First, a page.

The Antec Kühler H20 620/920 is a big improvement over the first fully-assembled one piece CPU water cooler we reviewed, the Corsair Hydro H50. The pumps on both units are considerably quieter, particular on the 620. This allows Kühler users to run their fans faster and produce better temperatures at similar noise levels to the H50. The smooth, non-corrugated tubing also gives them greater flexibility than the stiff plastic hoses of the Hydro series.
Despite these improvements, our final tests results were not compelling. Neither managed to match the majority of comparably priced tower coolers on our heatsink test platform. Given its street price of about US$60, the 620's main competition are premium single 120/140 mm fan heatsinks. Of the 22 we've tested in the past couple of years, 20 of them outperformed the 620. The larger 920, with its thicker radiator, second fan, and fan/LED controller goes for US$100, making it fair game for expensive dual 14 cm fan coolers. We've reviewed only six of these beasts but they all outpaced the 920 by a large margin.
These units are popular amongst DIY enthusiasts who can't afford or lack the technical expertise or dedication to construct a proper water cooling system, but from what we've seen so far, they just aren't efficient enough. The Kühler H20 620/920, even though they have quieter pumps than the H50, are still handicapped by the additional noise source of the pump, making them impossible to succeed as super-quiet CPU coolers.
You're better off spending your money on quieter fans, like the Thermalright TY-140 (with holes positioned like 120mm fans). Or swap your Hyper 212+ with a Thermalright HR02 Macho that comes with a TY-140 and cost ~40$. Cheaper and more effective than any popular water cooling kit. Ditto for a Prolimatech Megahalems (~50$) or Super Mega (~60-70$), a Noctua NH-C14 (~80$) or a Thermalright Venomous-X Silent (~60-70$).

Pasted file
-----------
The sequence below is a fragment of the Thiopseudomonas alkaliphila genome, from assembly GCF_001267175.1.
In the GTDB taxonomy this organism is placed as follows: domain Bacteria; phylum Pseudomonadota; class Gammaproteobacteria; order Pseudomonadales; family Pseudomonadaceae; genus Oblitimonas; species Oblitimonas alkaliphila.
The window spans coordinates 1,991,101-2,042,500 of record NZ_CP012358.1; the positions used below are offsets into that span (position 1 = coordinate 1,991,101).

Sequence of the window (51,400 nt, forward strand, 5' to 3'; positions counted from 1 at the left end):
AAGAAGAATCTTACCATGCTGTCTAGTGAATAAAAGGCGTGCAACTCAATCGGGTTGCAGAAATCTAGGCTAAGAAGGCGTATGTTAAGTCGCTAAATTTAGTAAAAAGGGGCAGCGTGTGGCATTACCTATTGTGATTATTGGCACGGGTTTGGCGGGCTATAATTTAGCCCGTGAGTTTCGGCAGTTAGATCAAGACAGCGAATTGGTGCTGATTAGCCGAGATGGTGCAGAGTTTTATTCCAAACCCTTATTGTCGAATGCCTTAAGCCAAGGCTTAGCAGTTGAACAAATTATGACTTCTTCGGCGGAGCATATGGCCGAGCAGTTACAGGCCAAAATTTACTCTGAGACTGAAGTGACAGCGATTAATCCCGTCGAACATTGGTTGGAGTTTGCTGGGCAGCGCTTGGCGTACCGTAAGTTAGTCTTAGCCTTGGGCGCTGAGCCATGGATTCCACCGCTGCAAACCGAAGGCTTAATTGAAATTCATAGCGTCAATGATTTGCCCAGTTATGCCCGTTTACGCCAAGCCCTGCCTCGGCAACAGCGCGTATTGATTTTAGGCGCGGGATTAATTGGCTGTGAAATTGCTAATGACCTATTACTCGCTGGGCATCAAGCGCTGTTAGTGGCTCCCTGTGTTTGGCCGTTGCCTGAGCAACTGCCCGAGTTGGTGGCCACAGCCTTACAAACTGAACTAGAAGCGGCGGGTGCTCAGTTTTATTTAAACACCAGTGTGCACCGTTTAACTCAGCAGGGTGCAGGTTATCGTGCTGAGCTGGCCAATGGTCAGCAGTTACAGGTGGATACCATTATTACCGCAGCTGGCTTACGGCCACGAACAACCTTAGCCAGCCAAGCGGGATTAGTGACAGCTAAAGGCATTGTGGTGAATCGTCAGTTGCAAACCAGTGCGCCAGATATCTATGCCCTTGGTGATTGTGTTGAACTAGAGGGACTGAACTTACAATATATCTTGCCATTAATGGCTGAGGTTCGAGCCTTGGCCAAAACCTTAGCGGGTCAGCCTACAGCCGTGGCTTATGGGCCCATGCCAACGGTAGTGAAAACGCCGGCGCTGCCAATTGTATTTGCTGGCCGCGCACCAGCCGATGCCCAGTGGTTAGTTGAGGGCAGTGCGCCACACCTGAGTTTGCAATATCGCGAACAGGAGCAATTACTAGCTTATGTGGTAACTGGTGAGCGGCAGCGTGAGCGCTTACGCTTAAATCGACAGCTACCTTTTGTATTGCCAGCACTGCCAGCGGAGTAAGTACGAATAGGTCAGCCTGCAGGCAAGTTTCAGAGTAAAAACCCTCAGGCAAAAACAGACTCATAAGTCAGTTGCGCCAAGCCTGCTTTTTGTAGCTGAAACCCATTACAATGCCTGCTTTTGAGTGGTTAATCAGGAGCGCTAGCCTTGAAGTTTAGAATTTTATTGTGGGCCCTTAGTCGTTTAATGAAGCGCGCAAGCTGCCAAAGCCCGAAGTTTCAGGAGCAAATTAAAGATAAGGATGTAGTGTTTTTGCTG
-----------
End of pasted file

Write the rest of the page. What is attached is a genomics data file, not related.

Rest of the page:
LunarMist

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I don't think so either. It's not like you gain huge MHz anymore from liquid vs. a large HSF.
 

CougTek

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The Noctua NH-C14 is a bit superior (1-2C) to the tower-style NH-D14 and cost the same. Noctua, though, doesn't make the quietest 140mm fans. A few Scythe models as well as the Thermalright TY-140 and the Prolimatech Blue/Red Vortex generate less noise at equal CFM.
 

CougTek

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His CoolerMaster Hyper 212+ won't be sufficient to cool off his processor without a fan. He'd need something like a Thermalright HR02 for that (~80$).
 

Adcadet